As two fed-friendly lawmakers from Northern Virginia retire, new federal advocates seek office.
Two long-serving lawmakers who for decades have represented the interests of federal employees in Congress are stepping down at the end of the year, creating a vacuum of advocacy for the federal workforce on Capitol Hill.
Their potential successors, however, have vowed to pick up where Virginia Reps. Jim Moran, D, and Frank Wolf, R, will leave off. The race to fill Wolf’s seat, which has been held by a Republican since congressman first won the seat 34 years ago, is now seen as one of the more competitive House races in the country.
That contest is featuring Virginia state Del. Barbara Comstock, the Republican candidate and a former Wolf aide, and Democratic nominee John Foust, a Fairfax County supervisor. Wolf has long been the most fed-friendly Republican in Washington, often the only member of his caucus to fight for issues like pay raises and boosting telework. Comstock promised to follow in the tradition of her predecessor and former boss, and said she has made advocating for the federal workforce a pillar of her campaign.
“Most places I go I ask ‘How many people here are federal employees?’ ” Comstock, herself a former Federal Communications Commission and Justice Department official, told Government Executive. “I will very much be in the tradition of Congressman Wolf. I believe in the approach he’s taken with federal employees in terms of being their advocate and understanding they are a part of the solution.”
She added her advocacy will be important because “some in the Republican Party may not understand the value [federal employees] bring to work.”
Most prognosticators consider Comstock a slight favorite, though she faces a formidable challenger in Foust, who also promised to be a strong voice for federal employees.
“We need to ensure our federal workforce and retirees are respected for the work they do and treated fairly,” Foust told Government Executive. “Republican desires to outsource government jobs and institute pay freezes are not what our hard working federal workers deserve.”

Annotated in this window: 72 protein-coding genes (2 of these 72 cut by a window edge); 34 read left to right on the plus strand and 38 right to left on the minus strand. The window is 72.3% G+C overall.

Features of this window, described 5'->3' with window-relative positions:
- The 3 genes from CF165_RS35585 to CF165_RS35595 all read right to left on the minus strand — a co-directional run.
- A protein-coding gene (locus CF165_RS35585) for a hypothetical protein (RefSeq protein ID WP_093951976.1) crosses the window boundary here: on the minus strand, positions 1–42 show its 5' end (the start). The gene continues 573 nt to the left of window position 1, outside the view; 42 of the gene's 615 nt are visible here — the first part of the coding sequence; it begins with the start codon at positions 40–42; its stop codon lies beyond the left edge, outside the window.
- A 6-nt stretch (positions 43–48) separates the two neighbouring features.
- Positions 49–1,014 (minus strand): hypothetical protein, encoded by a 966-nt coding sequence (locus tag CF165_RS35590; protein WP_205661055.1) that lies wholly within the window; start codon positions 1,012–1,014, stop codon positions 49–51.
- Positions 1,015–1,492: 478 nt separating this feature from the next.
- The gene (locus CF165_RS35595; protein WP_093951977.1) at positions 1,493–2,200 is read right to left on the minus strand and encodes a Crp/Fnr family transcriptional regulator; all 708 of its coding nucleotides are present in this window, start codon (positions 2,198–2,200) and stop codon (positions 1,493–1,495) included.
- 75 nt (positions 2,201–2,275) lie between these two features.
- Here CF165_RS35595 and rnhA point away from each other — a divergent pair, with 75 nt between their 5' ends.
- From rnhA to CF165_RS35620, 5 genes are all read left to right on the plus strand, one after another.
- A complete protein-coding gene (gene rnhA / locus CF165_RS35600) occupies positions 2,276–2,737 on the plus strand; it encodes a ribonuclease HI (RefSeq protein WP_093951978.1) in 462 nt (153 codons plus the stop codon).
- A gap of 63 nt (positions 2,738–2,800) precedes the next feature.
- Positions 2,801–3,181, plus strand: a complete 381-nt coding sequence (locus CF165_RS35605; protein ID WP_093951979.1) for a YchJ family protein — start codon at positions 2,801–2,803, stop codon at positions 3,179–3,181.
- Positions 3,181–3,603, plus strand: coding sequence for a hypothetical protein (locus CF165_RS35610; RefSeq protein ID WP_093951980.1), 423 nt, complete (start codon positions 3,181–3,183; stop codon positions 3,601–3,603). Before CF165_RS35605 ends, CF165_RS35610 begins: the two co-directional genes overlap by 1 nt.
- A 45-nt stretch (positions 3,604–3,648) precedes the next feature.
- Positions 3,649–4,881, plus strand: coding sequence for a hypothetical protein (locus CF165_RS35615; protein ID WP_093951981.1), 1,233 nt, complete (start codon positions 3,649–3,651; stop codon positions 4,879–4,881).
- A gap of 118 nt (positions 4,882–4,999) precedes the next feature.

Despite Comstock’s pro-workforce rhetoric, Foust and outside groups have attacked Comstock for anti-union actions. Comstock is a vocal advocate of “right to work” legislation, which generally aims to chip away at unions’ ability to require employees to pay dues (federal employees are already protected against such a requirement). She has ushered three bills through the Virginia state legislature aimed at reducing union’s power and influence, and has recently received criticism for not disclosing that she was a paid consultant of a conservative group that promoted such policies.
While a large swath of the federal workforce is unionized, Comstock doesn’t see a conflict because “there’s a difference between public and private unions.” Still, the American Federation of Government Employees, which represents 670,000 federal workers, has endorsed Foust, saying he would be a “champion for the federal workforce.”
Comstock said she would represent federal employees regardless of the endorsement.
“I will represent my constituents and represent them fairly,” she said.
The race to replace Moran, who has served for 24 years, is far less competitive. Barring a major upset, former Virginia Lt. Gov. Don Beyer will take over for perhaps the No. 1 pro-fed lawmaker come 2015. Beyer said his advocacy will focus on three areas: reversing the trend of punishing federal workers “because of the inability to manage Congress effectively;” guard as much as possible civil service protections for the workforce, especially in light of the reaction to the recent Veterans Affairs Department scandal; and restore the esteem in which federal employees are held by the American public.
Beyer said following in Moran’s footsteps “adds to the pressure” of serving in Congress and his federal employee constituents, but he plans to seek the soon-to-be-former lawmaker’s counsel often. He added that if elected, he will take advantage of every opportunity he has from the House floor to “elevate and celebrate” the federal workforce and the work it does.
“When we tell the country federal employees aren’t worth a raise, that tells a lot about what we think about federal employees,” he said.
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